Tipping

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Tipping

The French have a clear idea of when they should be tipped. Bills in bars and restaurants include a 15% service fee, but it is customary to round out your bill with some small change unless you're dissatisfied. The amount of this varies: anywhere from €0.10 if you've merely bought a beer, to €2 to €3 after a meal. Tip taxi drivers and hairdressers about 15%. In some theaters and hotels, coat check attendants may expect nothing if there is a sign saying "pourboire interdit" (tips forbidden); otherwise give them €1. The same goes for washroom attendants, unless another sum is posted.

If you stay in a hotel for more than two or three days, it is customary to leave something for the chambermaid—about €1.50 per day. In expensive hotels you may well call on the services of a baggage porter (bell boy) and hotel porter and possibly the telephone receptionist. All expect a tip: plan on about €1.50 per item for the baggage boy, but the other tips will depend on how much you've used their services—common sense must guide you here. In hotels that provide room service, give €1 to €2 to the waiter (this does not apply to breakfast served in your room). If the chambermaid does some pressing or laundering for you, give her €1 to €2 on top of the charge made.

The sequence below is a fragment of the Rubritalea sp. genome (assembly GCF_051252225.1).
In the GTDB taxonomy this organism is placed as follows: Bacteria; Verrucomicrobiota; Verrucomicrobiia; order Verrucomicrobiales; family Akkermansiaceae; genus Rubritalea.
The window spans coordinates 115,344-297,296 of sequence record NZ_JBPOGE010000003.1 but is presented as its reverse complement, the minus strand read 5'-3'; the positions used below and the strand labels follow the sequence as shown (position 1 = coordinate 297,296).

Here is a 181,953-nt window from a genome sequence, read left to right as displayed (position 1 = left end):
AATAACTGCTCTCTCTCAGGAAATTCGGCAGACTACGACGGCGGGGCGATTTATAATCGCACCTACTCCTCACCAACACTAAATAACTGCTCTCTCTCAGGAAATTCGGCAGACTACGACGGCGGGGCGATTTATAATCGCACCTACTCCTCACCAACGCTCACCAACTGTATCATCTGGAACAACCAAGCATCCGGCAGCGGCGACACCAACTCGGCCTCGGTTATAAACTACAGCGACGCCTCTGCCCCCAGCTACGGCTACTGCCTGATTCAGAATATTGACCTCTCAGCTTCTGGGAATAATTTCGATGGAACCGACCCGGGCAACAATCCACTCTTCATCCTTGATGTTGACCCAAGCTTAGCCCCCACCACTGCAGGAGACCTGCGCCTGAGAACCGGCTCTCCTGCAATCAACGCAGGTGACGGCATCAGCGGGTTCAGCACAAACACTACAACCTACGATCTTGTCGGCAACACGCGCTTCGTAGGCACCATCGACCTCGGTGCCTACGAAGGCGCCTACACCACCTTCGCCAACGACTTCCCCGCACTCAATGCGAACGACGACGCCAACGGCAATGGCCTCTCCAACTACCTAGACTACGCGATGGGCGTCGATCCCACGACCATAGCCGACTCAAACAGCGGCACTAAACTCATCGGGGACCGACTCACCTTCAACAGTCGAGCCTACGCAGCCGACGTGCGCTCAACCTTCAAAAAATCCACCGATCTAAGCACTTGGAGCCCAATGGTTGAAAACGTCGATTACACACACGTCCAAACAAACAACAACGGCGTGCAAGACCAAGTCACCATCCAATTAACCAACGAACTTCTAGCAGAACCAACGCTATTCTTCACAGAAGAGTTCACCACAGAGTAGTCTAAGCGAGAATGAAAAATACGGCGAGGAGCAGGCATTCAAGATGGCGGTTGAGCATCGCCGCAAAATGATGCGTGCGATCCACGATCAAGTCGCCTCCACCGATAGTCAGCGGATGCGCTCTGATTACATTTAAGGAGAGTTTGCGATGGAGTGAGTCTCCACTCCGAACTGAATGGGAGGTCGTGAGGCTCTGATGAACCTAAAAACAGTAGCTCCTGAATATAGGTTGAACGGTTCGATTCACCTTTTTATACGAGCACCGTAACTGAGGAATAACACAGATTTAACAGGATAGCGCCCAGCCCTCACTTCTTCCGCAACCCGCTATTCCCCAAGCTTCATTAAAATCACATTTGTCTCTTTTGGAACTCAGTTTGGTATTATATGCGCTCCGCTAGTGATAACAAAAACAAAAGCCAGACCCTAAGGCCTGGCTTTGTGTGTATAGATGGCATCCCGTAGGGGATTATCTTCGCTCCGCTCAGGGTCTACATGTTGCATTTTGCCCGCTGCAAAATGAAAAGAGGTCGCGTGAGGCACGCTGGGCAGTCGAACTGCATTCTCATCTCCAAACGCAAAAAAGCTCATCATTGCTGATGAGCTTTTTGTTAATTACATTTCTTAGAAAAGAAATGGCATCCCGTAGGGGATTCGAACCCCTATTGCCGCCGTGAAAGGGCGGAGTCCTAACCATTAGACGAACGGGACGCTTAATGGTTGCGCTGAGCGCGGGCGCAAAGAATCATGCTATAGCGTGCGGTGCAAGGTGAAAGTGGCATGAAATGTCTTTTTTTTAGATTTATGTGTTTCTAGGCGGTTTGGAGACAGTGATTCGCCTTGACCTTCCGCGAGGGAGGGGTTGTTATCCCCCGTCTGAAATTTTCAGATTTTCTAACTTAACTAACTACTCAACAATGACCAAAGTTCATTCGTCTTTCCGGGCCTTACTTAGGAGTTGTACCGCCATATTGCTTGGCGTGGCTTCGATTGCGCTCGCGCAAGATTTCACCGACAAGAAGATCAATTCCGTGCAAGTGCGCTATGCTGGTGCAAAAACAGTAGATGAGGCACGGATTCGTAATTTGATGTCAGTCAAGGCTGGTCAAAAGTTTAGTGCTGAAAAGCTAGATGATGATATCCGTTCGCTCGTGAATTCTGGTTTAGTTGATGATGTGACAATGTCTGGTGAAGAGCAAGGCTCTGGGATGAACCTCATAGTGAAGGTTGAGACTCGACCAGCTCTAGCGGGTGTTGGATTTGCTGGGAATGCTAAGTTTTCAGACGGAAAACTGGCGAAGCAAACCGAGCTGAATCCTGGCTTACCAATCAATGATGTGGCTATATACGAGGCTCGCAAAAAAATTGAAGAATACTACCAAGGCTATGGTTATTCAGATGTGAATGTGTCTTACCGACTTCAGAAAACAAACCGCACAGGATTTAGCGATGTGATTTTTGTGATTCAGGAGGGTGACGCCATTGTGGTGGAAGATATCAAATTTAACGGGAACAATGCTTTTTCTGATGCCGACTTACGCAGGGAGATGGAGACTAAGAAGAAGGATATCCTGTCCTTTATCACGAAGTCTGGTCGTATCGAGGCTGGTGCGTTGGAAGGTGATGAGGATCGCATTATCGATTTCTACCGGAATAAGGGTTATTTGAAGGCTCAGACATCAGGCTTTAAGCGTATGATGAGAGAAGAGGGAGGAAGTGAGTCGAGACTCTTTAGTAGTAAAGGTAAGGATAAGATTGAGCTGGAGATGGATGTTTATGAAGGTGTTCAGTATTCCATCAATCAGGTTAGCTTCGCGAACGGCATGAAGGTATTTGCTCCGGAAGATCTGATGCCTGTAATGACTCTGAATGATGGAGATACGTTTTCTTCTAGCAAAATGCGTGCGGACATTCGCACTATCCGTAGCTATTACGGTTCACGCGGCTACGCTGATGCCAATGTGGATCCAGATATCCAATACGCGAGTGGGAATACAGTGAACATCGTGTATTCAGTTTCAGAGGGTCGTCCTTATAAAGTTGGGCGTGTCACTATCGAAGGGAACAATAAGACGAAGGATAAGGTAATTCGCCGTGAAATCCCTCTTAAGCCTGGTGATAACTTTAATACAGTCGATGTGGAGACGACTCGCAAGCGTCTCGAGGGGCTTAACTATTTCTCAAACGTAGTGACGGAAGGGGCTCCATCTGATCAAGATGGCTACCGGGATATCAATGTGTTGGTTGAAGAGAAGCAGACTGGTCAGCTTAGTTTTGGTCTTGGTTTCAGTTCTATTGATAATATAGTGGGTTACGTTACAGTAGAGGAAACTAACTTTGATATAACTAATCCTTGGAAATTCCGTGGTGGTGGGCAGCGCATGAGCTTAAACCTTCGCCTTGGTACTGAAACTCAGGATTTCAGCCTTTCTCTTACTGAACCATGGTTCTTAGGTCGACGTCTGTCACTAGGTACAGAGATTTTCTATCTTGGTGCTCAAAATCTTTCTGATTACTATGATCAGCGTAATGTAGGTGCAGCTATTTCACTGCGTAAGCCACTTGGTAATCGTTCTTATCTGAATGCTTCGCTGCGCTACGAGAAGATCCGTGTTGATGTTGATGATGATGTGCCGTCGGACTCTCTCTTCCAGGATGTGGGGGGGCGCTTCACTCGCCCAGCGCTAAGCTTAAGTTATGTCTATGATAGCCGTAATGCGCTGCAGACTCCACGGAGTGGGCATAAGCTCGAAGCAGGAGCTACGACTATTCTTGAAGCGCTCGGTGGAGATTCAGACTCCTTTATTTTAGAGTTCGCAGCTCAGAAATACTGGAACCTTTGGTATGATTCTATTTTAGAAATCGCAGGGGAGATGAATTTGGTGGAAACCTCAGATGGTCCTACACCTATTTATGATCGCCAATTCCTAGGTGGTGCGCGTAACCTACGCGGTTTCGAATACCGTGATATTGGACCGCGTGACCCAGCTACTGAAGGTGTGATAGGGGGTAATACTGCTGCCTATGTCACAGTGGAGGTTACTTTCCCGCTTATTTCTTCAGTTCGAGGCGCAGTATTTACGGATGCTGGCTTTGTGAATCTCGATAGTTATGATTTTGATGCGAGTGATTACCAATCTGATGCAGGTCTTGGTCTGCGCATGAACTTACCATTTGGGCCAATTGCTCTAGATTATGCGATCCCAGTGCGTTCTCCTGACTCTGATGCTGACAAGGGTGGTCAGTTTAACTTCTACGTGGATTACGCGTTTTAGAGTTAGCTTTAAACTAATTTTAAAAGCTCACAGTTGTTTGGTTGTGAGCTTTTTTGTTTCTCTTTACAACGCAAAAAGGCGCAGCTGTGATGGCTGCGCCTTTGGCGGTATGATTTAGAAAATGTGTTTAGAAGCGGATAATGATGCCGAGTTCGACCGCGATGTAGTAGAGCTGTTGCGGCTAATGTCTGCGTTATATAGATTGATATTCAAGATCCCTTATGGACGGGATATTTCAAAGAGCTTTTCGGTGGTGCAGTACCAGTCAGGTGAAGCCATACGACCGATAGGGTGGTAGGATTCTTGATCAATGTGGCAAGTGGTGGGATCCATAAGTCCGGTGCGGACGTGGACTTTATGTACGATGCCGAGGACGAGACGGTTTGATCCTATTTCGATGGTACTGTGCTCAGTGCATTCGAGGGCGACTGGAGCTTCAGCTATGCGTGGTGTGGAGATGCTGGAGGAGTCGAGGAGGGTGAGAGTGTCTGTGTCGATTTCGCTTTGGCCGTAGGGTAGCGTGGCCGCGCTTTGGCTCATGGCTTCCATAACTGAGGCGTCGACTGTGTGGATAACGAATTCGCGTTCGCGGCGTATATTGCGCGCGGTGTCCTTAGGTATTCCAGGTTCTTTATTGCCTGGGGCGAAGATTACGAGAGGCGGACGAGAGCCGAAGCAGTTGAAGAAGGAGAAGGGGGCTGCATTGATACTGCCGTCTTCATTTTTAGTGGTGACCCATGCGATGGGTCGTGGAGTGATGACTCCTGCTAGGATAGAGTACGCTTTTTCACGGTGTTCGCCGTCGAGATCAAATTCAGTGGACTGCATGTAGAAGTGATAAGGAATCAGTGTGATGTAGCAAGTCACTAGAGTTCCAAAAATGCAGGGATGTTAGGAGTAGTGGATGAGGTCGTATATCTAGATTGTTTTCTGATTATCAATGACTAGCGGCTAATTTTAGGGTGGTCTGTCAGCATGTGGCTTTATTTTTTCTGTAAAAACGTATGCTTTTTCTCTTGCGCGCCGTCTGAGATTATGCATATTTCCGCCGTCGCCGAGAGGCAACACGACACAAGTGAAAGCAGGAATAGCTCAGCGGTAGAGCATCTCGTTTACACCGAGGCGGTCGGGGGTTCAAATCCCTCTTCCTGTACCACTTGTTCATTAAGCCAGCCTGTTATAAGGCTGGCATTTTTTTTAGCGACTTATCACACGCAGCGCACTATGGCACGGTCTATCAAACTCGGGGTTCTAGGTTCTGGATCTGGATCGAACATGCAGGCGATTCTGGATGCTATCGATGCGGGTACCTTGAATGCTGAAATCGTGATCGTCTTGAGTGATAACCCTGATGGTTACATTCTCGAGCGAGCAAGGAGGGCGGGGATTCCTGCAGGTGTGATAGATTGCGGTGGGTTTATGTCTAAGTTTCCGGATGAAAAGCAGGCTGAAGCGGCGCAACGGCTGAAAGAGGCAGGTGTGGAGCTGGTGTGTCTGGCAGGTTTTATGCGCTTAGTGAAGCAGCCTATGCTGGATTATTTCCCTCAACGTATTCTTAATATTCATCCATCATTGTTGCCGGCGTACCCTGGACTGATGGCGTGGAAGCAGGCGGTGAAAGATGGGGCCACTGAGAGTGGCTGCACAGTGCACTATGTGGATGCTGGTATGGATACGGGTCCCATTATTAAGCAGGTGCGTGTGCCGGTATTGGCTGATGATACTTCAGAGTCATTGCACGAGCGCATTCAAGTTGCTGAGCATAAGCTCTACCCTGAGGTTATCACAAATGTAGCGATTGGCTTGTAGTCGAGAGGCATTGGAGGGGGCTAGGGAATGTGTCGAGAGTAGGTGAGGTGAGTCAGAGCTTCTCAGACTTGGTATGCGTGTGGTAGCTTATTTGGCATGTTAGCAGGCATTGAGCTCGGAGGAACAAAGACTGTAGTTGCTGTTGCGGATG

Gas-station attendants get nothing for gas or oil, but about €1 for checking tires. Train and airport porters get a fixed €1 to €1.50 per bag, but you're better off getting your own baggage cart if you can.

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